And the anger of the Lord was kindled against Moses
For the objections, excuses, and delays he made with respect to his mission. In what way this anger was expressed is not easy to say, whether by not removing the impediment of his speech, or not giving him the priesthood, which Jarchi thinks he otherwise would have had, and Aaron been only a Levite, as he is called in the next clause; or whether it was by joining Aaron to him, and so lessening his honour in this embassy, though that seems to be done to encourage him; or by not suffering him to lead the children of Israel into the land of Canaan, which yet is ascribed to another cause. However, though the Lord was angry with Moses, yet without any change of affection to him, he still retained and expressed a great regard to him; did not reject him from his service as he might have done, but employed him, and preferred him to his elder brother. Moses shows himself to be a faithful historian in recording his own weaknesses, and the displeasure of God at them: and he said, is not Aaron the Levite thy brother;
he was, and his elder brother, he was born three years before him, ( Exodus 7:7 ) though Justin F23, an Heathen writer, says he was his son, and calls his name Aruas, and speaks of him as an Egyptian priest, and that he was made king after Moses's death; hence, he says, was the custom with the Jews for the same persons to be kings and priests; in all which he is mistaken. But Artapanus F24, another Heathen writer, calls him the brother of Moses, and by his right name, Aaron; and says it was by his advice Moses fled into Arabia, and speaks of his meeting him afterwards, when he was sent to the king of Egypt. Aaron is called the Levite, because he was a descendant of Levi, and yet so was Moses; perhaps this is added here, to distinguish him from others of the same name in other families, as Aben Ezra thinks; for as for what Jarchi suggests, as before, is without any foundation; and it is much more likely that Moses added this title to him, in his account of this affair, because he was the first of the tribe of Levi that was employed in the priestly office: I know that he can speak well;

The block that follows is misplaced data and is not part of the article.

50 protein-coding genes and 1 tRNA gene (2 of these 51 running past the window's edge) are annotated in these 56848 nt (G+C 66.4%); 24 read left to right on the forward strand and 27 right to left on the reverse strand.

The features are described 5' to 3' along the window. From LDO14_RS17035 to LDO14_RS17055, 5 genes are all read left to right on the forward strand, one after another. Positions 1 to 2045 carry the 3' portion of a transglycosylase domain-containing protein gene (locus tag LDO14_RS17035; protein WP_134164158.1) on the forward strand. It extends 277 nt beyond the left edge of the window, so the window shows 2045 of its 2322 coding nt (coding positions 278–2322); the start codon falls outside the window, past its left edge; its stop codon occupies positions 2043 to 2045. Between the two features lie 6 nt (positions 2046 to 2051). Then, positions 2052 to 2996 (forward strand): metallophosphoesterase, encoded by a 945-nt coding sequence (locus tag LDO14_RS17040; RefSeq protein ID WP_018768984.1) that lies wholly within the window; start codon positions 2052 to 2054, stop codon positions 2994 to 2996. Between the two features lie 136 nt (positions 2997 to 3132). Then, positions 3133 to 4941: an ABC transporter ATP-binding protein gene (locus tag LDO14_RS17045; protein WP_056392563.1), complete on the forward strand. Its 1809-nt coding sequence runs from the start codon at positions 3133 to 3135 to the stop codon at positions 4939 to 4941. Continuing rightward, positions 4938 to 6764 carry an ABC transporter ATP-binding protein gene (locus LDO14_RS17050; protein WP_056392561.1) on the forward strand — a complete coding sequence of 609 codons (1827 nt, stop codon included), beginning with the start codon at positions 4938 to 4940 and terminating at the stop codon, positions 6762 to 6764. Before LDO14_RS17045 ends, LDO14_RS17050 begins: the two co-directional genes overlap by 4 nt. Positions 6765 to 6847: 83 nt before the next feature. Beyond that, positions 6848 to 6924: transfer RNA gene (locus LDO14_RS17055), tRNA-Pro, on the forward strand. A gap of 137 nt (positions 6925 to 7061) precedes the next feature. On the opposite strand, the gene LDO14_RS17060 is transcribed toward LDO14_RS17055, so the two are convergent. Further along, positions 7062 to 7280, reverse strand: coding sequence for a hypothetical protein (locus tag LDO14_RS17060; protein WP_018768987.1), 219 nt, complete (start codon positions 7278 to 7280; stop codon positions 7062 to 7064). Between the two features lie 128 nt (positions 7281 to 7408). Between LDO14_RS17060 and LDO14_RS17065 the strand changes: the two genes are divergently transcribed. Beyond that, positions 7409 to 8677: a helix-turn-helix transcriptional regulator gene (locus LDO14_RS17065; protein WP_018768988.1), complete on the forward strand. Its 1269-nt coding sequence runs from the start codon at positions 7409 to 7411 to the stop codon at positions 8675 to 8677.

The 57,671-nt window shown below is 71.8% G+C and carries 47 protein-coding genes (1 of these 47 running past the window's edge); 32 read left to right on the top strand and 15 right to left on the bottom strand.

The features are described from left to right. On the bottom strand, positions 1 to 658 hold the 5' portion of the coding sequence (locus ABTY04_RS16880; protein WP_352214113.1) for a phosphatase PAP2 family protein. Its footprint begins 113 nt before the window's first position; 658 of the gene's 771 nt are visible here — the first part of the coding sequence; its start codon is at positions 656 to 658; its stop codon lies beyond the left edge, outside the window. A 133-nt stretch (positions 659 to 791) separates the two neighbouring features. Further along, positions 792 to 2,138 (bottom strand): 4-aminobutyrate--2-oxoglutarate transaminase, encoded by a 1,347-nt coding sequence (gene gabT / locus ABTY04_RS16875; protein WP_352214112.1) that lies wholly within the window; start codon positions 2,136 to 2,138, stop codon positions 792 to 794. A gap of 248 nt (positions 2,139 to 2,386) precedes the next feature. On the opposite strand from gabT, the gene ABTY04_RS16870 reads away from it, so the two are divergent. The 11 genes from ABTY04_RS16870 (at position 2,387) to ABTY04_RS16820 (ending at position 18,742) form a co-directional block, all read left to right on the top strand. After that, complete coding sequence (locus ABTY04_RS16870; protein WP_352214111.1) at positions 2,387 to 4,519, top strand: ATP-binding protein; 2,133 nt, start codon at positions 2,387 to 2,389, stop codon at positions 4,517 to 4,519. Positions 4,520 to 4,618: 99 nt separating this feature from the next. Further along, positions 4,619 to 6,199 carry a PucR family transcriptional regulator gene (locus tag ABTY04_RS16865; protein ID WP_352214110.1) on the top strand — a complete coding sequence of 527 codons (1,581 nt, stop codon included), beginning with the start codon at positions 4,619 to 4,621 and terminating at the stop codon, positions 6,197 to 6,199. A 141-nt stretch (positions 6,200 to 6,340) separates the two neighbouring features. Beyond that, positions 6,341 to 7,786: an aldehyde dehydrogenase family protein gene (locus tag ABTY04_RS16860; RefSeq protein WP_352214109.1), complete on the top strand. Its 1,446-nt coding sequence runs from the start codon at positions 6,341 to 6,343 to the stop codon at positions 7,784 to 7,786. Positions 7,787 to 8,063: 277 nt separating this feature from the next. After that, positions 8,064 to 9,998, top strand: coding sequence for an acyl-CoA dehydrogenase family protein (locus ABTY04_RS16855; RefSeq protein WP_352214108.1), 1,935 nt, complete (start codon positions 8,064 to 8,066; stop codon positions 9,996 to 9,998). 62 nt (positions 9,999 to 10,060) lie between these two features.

or "in speaking speak" F25, speak very freely, fluently, in an eloquent manner; in which he was an eminent type of Christ, who is our advocate with the father, and has the tongue of the learned to speak a word in season; and does speak and plead for the conversion of his people, for the comfort of them, for the discoveries of pardoning grace and mercy to them; and for the carrying on the work of grace in them, and their perseverance to the end, and for their eternal glorification. The prayer in ( John 17:1-26 ) is a specimen of this: and also, behold, he cometh forth to meet thee;
having had an intimation from God of Moses's call to come into Egypt, and deliver his people from their bondage, he immediately set out to meet him, whereby he showed more faith, zeal, and courage, than Moses did; and this is said to animate him, and was a new sign, and would be a fresh confirmation of his faith, when he should see it accomplished, as he did: and when he seeth thee, he will be glad in his heart:
sincerely glad, and not only secretly so, but would express his cordial joy with his lips; not only because of his having a sight of his brother once more, whom he had not seen for forty years past, but because of his coming on such an errand from God, to deliver the people of Israel; and therefore, as he would express such gladness on this occasion, it became Moses to engage in this work with the utmost pleasure and cheerfulness.
F23 E Trogo, l. 36. c. 2.
F24 Apud Euseb. Praepar. Evangel. l. 9. c. 27. p. 433, 434.
F25 (rbdy rbd) "loquendo loquetur", Pagninus, Montanus, Vatablus, Drusius.